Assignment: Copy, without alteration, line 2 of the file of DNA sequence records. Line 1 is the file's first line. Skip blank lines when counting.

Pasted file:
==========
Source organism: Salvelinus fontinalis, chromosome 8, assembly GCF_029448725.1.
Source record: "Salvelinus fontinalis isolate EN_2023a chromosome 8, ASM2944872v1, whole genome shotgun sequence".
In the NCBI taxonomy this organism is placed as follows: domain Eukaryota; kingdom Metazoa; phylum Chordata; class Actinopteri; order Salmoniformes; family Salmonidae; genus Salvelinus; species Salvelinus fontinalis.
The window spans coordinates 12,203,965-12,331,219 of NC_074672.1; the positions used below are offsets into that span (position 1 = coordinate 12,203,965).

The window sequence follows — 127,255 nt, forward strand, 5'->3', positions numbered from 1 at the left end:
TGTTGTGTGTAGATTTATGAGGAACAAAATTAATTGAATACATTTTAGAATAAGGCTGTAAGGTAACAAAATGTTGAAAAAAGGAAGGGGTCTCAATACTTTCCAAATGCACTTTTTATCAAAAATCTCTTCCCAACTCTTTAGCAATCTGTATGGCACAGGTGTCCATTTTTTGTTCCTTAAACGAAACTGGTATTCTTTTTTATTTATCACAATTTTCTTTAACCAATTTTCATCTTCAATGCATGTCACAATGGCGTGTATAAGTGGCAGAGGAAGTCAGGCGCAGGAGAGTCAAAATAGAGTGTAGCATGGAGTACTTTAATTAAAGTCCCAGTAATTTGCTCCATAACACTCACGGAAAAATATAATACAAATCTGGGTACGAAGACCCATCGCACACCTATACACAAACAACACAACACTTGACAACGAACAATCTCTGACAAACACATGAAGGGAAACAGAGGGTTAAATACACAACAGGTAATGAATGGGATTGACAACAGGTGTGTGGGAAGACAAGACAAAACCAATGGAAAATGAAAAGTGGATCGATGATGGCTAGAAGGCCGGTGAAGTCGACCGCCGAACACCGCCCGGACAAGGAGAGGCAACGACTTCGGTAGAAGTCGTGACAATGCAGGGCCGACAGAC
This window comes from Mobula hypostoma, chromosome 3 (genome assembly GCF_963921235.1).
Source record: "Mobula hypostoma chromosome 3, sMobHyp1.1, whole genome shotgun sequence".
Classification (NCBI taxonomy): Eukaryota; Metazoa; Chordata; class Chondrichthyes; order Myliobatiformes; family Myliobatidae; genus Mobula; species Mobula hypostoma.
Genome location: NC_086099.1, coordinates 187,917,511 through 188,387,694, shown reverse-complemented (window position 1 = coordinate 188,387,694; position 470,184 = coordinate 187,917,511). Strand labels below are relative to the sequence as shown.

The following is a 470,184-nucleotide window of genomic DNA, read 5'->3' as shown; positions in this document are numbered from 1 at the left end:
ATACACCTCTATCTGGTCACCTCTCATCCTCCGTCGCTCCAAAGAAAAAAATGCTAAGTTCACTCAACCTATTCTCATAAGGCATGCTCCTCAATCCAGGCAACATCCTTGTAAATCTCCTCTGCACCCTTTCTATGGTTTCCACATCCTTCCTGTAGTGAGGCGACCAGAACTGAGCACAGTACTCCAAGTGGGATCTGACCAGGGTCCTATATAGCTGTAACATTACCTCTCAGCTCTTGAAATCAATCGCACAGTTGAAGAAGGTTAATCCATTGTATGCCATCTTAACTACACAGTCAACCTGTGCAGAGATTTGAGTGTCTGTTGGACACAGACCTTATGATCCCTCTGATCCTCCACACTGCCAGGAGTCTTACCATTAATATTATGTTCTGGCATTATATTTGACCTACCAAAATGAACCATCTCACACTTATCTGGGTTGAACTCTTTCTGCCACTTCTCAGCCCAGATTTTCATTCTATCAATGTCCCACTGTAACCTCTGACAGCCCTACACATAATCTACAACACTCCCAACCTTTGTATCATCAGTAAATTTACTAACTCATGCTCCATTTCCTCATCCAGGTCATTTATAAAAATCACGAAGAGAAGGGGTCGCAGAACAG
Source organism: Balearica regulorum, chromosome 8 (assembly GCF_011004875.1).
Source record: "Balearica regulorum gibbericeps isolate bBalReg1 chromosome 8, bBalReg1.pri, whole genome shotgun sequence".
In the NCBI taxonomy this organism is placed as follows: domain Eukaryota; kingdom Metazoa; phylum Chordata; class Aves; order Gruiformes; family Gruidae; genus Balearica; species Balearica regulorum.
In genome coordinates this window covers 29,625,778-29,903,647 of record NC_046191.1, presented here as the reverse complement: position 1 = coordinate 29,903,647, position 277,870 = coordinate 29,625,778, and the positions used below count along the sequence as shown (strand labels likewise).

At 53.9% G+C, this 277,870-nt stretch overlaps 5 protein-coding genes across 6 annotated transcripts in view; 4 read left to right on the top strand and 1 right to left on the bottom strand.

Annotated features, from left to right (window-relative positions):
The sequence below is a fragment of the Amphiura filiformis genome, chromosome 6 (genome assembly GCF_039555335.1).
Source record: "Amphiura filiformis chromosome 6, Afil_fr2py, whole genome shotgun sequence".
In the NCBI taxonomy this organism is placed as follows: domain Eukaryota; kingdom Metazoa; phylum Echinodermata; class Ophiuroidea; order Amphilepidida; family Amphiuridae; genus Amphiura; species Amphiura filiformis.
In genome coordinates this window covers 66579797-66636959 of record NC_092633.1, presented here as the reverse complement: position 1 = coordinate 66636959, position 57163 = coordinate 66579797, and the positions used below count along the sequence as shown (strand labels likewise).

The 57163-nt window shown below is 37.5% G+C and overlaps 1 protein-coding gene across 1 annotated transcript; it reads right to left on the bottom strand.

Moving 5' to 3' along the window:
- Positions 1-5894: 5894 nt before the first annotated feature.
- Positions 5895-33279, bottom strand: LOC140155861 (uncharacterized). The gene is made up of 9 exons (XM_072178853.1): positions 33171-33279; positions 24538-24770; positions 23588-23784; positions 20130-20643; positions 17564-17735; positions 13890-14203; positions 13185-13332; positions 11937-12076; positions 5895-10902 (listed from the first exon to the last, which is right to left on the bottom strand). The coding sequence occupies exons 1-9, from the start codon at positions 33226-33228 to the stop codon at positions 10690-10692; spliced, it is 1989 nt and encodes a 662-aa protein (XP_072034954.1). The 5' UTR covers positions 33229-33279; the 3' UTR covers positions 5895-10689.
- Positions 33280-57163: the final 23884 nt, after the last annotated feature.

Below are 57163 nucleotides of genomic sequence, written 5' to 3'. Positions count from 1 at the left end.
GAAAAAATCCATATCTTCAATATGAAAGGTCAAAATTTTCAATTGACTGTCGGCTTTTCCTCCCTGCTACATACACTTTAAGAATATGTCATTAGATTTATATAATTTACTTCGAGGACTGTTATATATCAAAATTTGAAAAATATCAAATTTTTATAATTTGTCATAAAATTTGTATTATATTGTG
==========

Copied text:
Source record: "Salvelinus fontinalis isolate EN_2023a chromosome 8, ASM2944872v1, whole genome shotgun sequence".